The ancient but isolated town of Whitby has made a huge contribution to the maritime history of Britain: Captain Cook learned sailing and navigation here; during the eighteenth century the town was a provider of an exceptionally large number of transport ships in wartime; and in the nineteenth century Whitby became a major whaling port. This book examines how it came to be such an important shipping centre.
Drawing on extensive maritime records, the author shows that it was commercial entrepreneurship which brought about the growth of Whitby's shipping industry, first in the export of local alum and carrying coal to London, then in northern European trades, alongside its very successful ship-building industry.
The book includes details from the financial accounts of voyages. These provide a fascinating insight into seafaring in the period with details of the hierarchical structure of crews, and of shipboard apprentices learning the trade. Overall, a very full picture emerges of every aspect of the shipping industry of this key port.
ROSALIN BARKER is an Honorary Fellow in the History Department at the University of Hull, and was formerly a tutor in adult education at the universities of Cambridge, Leeds and Hull and the Open University.
[M]arvelously researched study [...] an excellent example of the "new" regional history, which examines specific pasts within the broader contexts of an historical period. Whitby's vital role in the development of England's early modern maritime trade and commerce has been resurrected in this definitive study. CANADIAN JOURNAL OF HISTORY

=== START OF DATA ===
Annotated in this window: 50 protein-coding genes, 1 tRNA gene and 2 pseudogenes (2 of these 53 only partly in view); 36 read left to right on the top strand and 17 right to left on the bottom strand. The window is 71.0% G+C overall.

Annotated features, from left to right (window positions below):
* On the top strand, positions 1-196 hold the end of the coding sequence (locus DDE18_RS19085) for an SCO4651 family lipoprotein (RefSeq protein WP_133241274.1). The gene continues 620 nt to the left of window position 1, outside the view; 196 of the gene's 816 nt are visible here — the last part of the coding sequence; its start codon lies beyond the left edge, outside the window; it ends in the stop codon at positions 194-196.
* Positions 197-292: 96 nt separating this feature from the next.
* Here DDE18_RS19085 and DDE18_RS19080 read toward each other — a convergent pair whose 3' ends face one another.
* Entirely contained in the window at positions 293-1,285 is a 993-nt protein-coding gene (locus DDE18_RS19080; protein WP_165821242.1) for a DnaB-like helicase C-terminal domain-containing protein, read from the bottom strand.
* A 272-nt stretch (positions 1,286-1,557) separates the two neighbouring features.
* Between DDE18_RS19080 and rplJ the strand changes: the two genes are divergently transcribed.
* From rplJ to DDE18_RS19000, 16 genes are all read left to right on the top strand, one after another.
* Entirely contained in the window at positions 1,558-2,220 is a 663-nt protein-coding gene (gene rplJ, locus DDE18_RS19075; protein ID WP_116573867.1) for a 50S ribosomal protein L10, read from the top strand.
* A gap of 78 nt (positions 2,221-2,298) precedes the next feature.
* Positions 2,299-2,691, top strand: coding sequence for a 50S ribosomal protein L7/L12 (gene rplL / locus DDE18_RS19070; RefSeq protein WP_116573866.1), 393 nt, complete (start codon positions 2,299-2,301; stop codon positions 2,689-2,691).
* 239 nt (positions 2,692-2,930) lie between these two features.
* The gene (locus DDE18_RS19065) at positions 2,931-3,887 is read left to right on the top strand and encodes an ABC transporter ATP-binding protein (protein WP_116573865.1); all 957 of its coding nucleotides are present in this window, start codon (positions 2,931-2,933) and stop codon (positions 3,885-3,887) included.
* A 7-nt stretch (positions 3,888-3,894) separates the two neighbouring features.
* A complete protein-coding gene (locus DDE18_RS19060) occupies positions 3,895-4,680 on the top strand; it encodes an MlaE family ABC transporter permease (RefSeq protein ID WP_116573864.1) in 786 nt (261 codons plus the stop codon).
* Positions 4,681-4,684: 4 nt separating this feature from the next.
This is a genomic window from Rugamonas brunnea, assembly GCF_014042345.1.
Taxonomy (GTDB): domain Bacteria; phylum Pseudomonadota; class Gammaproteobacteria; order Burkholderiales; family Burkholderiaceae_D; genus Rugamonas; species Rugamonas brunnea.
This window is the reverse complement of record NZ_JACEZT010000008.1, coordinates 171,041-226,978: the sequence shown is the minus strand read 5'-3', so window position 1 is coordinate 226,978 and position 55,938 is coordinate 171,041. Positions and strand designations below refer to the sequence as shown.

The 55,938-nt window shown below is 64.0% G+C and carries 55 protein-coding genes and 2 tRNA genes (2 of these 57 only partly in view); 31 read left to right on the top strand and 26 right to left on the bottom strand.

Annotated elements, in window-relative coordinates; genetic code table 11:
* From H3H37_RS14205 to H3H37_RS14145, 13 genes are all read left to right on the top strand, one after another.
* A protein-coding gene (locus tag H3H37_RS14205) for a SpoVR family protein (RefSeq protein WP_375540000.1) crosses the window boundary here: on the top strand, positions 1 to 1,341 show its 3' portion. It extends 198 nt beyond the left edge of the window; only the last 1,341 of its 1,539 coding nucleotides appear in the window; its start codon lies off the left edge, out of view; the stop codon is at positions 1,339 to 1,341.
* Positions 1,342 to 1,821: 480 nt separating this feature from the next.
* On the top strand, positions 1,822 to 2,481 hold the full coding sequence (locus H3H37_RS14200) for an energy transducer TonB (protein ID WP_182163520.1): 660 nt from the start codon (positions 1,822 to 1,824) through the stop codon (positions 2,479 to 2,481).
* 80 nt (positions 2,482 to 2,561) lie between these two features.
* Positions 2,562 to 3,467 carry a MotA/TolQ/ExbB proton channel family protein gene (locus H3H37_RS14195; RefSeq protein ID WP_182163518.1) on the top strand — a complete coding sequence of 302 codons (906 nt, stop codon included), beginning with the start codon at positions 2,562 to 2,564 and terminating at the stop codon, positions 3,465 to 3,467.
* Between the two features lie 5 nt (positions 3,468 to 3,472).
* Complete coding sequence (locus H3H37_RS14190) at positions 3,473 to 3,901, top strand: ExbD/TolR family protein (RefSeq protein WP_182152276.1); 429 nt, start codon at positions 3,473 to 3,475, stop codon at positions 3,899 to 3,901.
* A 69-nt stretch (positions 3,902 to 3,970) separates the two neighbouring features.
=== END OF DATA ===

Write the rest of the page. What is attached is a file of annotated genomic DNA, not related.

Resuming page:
Barker is to be congratulated on her thorough use of an extensive and diverse range of local, regional and national archives. The book is groundbreaking in its use of under-exploited primary sources, manuscript and printed.both in record offices and privately held. HISTORY
Rosalin Barker has produced an excellent book which considerably enhances our understanding of Whitby's role in this crucial period of British maritime expansion.to be strongly recommended to both academic reader and layman alike.THE MARINER'S MIRROR
[A]n absolutely invaluable resource for further research. INTERNATIONAL JOURNAL OF MARITIME HISTORY
Has a great deal to commend it. It is a very readable account, based on original archival research and statistical analysis, that casts this early modern port in an entirely different light. NORTHERN HISTORY
In this excellent and well-researched book Rosalin Barker charts the rise of Whitby's fleet, and of the town and its population.This is a well-written and readable book. BRITISH ASSOCIATION FOR LOCAL HISTORY
First Published: 19 May 2011
13 Digit ISBN: 9781843836315
Size: 23.4 x 15.6
Imprint: Boydell Press
Series: Regions and Regionalism in History
Subject: Early Modern History
Details updated on 19 May 2013
- 1 Introduction: A Small Port in Yorkshire
- 2 Foundations
- 3 The Early Seventeenth Century
- 4 Upheaval
- 5 Stabilisation and Confidence
- 6 Overview of the Seventeenth Century
- 7 The Established Port
- 8 'They That go Down to the Sea in Ships'
- 9 Conclusion